contains 2x1020 atoms (4 mbar-L) of deuterium. All of the pellets injected were observed to
trigger ELMs. A tangential viewing fast camera was available to image the vertically injected
pellets [4]. Divertor Dα emission, divertor infrared (IR) camera, and fast magnetic probes are
all used to diagnose the ELMs in these experiments.
Images from the fast camera of the pellet entering the plasma from the vertical low field
side, as shown in Fig. 2, show the pellets becoming visible from ablation that occurs before
the pellet reaches the separatrix. This is similar to what was observed from pellets dropped
into the plasma in earlier experiments which was attributed to fast ion ablation in the scrapeoff-layer. When the fueling pellet just reaches the separatrix (±1 cm), a single plasma
filament becomes visible just in front of the pellet cloud. This filament is observed to strike
the outer vessel wall within 200 µs of its formation. Additional ejected filaments near the
pellet are then observed to subsequently reach the wall.
Fig. 2. Images from fast camera in Dα light showing a pellet just reaching the separatrix with a filament
becoming visible just in front of the pellet. On the right image, 200 ms later, the filament can be seen to be
striking the wall at the edges of the port. The bright spot below the pellet is a reflection from the wall.
3. Pellet ELM Pacing Demonstration
A demonstration of pacing of ELMs on DIII-D was made by injecting slow
(100-150 m/s)
pellets on the low field side in an ITER shape plasma with low natural
ELM frequency and a normalized β of 1.8 with neutral beam injection heating. Both pellet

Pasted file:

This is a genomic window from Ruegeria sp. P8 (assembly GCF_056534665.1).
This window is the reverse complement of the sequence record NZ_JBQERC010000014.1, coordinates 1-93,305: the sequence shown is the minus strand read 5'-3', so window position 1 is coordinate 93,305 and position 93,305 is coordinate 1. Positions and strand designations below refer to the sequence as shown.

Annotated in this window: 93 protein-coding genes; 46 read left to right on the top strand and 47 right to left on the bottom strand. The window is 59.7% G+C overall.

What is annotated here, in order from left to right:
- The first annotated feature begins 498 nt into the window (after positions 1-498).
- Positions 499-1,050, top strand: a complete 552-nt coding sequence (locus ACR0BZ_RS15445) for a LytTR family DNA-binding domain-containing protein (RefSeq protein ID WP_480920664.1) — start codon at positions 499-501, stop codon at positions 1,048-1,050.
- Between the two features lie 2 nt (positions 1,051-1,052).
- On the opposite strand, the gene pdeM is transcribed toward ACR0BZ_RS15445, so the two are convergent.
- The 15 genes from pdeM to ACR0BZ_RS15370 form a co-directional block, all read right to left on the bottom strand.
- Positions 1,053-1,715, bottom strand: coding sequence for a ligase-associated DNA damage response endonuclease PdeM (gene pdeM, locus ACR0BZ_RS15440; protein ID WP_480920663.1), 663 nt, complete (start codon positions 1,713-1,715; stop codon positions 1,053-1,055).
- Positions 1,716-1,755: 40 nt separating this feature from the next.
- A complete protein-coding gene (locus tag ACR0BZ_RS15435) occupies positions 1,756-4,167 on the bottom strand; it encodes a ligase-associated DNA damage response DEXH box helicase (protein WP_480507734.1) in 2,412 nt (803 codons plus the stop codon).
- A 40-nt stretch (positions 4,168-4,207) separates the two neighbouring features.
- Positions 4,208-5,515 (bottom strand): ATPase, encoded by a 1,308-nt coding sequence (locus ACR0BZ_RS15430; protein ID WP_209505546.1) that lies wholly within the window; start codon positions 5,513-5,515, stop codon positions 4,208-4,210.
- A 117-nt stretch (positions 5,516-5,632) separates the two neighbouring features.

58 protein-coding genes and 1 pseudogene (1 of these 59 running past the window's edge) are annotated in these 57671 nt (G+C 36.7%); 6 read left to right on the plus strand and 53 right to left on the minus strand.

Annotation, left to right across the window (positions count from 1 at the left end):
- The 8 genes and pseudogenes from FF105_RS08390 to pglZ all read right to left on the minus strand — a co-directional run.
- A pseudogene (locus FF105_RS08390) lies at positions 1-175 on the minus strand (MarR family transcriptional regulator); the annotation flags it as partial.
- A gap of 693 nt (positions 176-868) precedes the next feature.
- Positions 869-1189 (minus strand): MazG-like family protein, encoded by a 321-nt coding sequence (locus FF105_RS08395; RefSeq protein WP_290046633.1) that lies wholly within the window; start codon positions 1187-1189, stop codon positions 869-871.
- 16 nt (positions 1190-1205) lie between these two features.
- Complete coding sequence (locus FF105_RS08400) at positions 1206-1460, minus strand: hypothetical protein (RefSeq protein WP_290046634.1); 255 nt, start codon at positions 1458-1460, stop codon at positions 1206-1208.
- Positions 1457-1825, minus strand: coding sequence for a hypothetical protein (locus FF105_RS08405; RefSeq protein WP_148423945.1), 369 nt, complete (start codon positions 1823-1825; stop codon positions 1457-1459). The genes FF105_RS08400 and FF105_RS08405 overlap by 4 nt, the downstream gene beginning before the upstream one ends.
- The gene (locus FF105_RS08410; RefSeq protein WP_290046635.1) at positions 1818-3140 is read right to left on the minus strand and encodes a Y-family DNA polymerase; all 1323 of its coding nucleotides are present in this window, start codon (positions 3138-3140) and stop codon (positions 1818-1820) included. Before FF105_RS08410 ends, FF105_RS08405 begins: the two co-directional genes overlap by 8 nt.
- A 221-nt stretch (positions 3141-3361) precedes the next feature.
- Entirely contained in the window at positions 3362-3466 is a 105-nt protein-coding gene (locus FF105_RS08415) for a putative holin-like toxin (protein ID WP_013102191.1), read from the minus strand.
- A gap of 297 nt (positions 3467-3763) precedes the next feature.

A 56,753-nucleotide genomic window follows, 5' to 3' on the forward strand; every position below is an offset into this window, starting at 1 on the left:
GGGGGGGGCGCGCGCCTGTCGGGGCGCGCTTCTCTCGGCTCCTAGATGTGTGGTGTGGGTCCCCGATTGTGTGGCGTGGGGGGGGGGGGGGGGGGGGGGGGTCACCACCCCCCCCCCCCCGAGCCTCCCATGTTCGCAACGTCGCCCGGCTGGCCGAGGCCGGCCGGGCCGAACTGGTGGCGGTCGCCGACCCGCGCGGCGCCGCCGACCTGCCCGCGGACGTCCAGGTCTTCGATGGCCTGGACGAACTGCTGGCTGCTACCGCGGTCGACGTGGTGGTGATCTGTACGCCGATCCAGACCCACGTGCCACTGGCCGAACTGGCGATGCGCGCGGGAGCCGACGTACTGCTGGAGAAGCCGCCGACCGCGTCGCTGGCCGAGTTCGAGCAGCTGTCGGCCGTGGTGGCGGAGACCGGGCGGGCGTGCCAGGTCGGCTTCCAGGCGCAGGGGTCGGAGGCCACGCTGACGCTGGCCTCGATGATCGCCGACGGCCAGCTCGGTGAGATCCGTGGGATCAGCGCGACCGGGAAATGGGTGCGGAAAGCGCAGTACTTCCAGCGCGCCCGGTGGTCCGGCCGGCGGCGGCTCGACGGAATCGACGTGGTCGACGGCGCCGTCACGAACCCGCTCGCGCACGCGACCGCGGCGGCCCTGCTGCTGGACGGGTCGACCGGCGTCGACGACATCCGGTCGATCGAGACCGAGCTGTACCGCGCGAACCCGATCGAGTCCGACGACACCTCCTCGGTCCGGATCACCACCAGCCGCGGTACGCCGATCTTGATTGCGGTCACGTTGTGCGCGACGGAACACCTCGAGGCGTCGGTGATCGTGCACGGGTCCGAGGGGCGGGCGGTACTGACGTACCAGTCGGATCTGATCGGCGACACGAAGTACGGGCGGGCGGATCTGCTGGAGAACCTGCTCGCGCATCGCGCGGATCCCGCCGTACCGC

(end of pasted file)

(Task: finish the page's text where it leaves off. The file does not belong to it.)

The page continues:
injector barrels injected pellets at 7 Hz, alternating pellets between barrels, giving a total
repetition rate of 14 Hz. A comparison of the density evolution and divertor Dα evolution in
two similar discharges from this demonstration is shown in Fig. 3. The density is not
observed to be increased by the shallow penetrating pellets compared to the non pellet
discharge. The plasma energy loss from each ELM in the two discharges determined from
high time resolution equilibrium analysis is shown in Fig. 4. The non-pellet discharge natural
General Atomics Report GA–A26792
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ELM PACING BY PELLET INJECION ON DIII-D AND EXTRAPOLATION TO ITER
L.R. Baylor et al.
ELM frequency was ~5 Hz with ELM
energy losses up to 85 kJ (>10% of total
stored energy) while the case with pellets
was able to demonstrate ~25 Hz ELMs
with an average ELM energy loss less than
22 kJ (<3% of the total). The resulting
ELM frequency was larger than the pellet
frequency indicating both a direct ELM
trigger by each pellet and an indirect effect
on the overall pedestal stability to ELMs
from the multiple pellets. The energy
confinement time as determined by the
Fig. 3. Temporal evolution of line integral density
and divertor Dα emission in two similar
discharges, one with 14 Hz pellets and other with
no pellets. Pellet injection times are shown with
arrows in the divertor Dα plot.
EFIT equilibrium code shows a modest
~10% lower average confinement time
for the pellet paced ELM case compared
to the non pellet case. The neutral beams
were modulated in these discharges to
maintain a constant β, which leads to a
large
uncertainty
in
the
energy
confinement determination.
Determination of the divertor heat
flux at one toroidal location from the IR
camera data was made during these